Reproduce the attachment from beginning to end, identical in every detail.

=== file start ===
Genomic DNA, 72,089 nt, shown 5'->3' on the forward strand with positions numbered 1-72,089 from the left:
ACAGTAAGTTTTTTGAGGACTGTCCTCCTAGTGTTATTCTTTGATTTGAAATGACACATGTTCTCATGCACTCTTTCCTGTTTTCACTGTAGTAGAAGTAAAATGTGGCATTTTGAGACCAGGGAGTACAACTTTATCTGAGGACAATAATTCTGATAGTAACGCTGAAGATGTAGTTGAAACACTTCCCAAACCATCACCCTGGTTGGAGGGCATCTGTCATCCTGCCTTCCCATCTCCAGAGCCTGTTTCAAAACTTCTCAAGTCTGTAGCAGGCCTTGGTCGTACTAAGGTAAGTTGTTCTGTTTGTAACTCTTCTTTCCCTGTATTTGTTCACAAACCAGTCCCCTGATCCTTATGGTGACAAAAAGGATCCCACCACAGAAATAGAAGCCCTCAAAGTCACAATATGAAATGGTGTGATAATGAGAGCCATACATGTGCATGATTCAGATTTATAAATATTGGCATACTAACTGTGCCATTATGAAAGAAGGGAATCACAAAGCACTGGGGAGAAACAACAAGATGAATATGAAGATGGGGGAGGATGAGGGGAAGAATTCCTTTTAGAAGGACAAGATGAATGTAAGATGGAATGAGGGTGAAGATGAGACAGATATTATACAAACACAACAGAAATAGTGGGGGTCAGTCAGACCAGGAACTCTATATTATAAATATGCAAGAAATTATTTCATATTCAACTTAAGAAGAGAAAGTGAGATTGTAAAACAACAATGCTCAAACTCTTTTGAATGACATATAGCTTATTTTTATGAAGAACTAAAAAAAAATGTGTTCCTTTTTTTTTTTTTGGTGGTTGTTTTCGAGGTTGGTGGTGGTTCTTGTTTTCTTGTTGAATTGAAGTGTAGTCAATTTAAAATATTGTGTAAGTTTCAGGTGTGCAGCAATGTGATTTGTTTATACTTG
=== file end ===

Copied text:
Genomic DNA, 72,089 nt, shown 5'->3' on the forward strand with positions numbered 1-72,089 from the left:
ACAGTAAGTTTTTTGAGGACTGTCCTCCTAGTGTTATTCTTTGATTTGAAATGACACATGTTCTCATGCACTCTTTCCTGTTTTCACTGTAGTAGAAGTAAAATGTGGCATTTTGAGACCAGGGAGTACAACTTTATCTGAGGACAATAATTCTGATAGTAACGCTGAAGATGTAGTTGAAACACTTCCCAAACCATCACCCTGGTTGGAGGGCATCTGTCATCCTGCCTTCCCATCTCCAGAGCCTGTTTCAAAACTTCTCAAGTCTGTAGCAGGCCTTGGTCGTACTAAGGTAAGTTGTTCTGTTTGTAACTCTTCTTTCCCTGTATTTGTTCACAAACCAGTCCCCTGATCCTTATGGTGACAAAAAGGATCCCACCACAGAAATAGAAGCCCTCAAAGTCACAATATGAAATGGTGTGATAATGAGAGCCATACATGTGCATGATTCAGATTTATAAATATTGGCATACTAACTGTGCCATTATGAAAGAAGGGAATCACAAAGCACTGGGGAGAAACAACAAGATGAATATGAAGATGGGGGAGGATGAGGGGAAGAATTCCTTTTAGAAGGACAAGATGAATGTAAGATGGAATGAGGGTGAAGATGAGACAGATATTATACAAACACAACAGAAATAGTGGGGGTCAGTCAGACCAGGAACTCTATATTATAAATATGCAAGAAATTATTTCATATTCAACTTAAGAAGAGAAAGTGAGATTGTAAAACAACAATGCTCAAACTCTTTTGAATGACATATAGCTTATTTTTATGAAGAACTAAAAAAAAATGTGTTCCTTTTTTTTTTTTTGGTGGTTGTTTTCGAGGTTGGTGGTGGTTCTTGTTTTCTTGTTGAATTGAAGTGTAGTCAATTTAAAATATTGTGTAAGTTTCAGGTGTGCAGCAATGTGATTTGTTTATACTTG